“We have not had kids who could not play baseball here because of cost,” says Nguyen.

Former Lawrence Central players currently in college baseball include J.J. Montgomery (University of Central Florida), Kenny Ogg (Ohio University) and Matt Burleton (Marian University).

LC graduate Jared Ruxer pitched at the University of Louisville and is now in the Kansas City Royals organization.

Current Bears senior Allan Augustus has committed to play baseball and football at Marian. Others who hope to play on a college diamond include senior catcher Drew Prather, 6-foot-7 pitcher Zach McGee and sophomore outfielder Anthony Steinhart.

Besides Ryan, Harry and wife Heather have three other children. Morgan (17) and Tanner (16) are at Franklin Central High School and Hannah (14) is as Franklin Township Middle School-East.

ZACHROGERSHARRYNGUYENROCKETPHOTOGRAPHYLLC

Lawrence Central head baseball coach Harry Nguyen (right) talks with Zach Rogers during the 2017 season — Nguyen’s first leading the Bears. (Black Rocket Photography, LLC Photo)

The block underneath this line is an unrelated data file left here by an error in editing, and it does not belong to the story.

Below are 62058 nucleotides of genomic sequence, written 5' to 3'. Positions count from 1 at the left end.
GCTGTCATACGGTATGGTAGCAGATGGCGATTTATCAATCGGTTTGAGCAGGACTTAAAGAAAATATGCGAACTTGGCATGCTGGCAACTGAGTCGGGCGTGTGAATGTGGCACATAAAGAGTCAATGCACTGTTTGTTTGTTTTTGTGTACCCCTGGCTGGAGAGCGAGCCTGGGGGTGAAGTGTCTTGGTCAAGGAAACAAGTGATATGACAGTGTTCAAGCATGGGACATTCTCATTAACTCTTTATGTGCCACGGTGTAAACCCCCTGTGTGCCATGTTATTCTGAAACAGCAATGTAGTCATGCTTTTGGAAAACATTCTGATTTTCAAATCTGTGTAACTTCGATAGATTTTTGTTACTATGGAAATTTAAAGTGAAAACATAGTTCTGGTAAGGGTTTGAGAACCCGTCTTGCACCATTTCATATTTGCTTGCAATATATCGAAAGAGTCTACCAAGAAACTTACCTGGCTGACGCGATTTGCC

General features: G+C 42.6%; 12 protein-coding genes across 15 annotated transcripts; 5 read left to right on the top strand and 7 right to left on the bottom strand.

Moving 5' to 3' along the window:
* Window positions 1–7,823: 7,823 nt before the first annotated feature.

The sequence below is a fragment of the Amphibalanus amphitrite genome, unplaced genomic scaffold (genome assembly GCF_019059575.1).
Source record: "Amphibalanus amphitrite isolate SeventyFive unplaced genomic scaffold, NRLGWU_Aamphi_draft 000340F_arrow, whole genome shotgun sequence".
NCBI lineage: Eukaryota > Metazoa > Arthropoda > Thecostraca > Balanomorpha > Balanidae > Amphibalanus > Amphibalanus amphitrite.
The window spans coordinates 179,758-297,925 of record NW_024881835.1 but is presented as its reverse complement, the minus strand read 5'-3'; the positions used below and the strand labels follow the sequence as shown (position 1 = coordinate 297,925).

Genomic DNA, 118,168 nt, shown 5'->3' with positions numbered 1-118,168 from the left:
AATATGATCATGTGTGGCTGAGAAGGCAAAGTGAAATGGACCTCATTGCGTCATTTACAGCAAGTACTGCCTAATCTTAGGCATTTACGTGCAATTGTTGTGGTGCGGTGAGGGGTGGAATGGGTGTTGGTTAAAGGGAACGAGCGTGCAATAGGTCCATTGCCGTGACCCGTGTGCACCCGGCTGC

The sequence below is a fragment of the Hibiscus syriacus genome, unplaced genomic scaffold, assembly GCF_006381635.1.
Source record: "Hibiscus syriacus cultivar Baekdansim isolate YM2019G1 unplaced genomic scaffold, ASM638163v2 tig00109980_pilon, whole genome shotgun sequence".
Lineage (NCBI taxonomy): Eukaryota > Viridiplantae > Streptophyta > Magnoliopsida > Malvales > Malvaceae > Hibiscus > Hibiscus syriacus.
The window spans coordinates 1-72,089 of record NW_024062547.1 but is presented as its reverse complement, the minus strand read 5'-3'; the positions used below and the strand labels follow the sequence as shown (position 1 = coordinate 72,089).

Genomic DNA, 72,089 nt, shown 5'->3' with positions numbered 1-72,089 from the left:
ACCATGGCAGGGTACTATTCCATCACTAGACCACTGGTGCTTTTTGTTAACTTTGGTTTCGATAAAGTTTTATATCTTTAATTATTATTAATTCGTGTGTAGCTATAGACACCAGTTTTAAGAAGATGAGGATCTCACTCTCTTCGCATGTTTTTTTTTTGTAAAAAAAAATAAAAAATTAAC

After landing in Indiana, Kroll quickly makes his baseball mark at Ben Davis, Roncalli

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By STEVE KRAH

http://www.IndianaRBI.com

Aaron Kroll first made a baseball name for himself in Iowa.

He then coached high schoolers and collegians in Arizona.

An invitation from a friend brought him to Indiana and he worked his way up to high school varsity head coach — first at Ben Davis and then at Roncalli. The 2018 season will mark his fourth leading the Rebels.

Kroll played at Burlington (Iowa) High School and graduated in 1998 before going to Cedar Rapids, Iowa, to join the diamond program at NCAA Division III Coe College.

Dan Reid, an Iowa High School Baseball Coaches Association Hall of Famer, was coach of the Burlington Grayhounds.

“He was really fun guy to be around,” says Kroll of Reid. “He was a really good in-game manager and really cared about his players.”

When Kroll arrived on campus, Steve Cook was near the beginning of his days leading the Coe Kohawks.

“He was first person I would credit with teaching in-depth about the game,” says Kroll of Cook. “He was a very knowledgeable guy and a really good teacher of the game.”

By this time, a teenage Kroll already knew he wanted to go into coaching and soaked up as much baseball information as he could.

Since the college season was in the spring and Iowa plays its high school in the summer, Kroll was able to be an assistant for two seasons at Notre Dame High School in Burlington and then one as freshmen coach at Prairie High School in Cedar Rapids.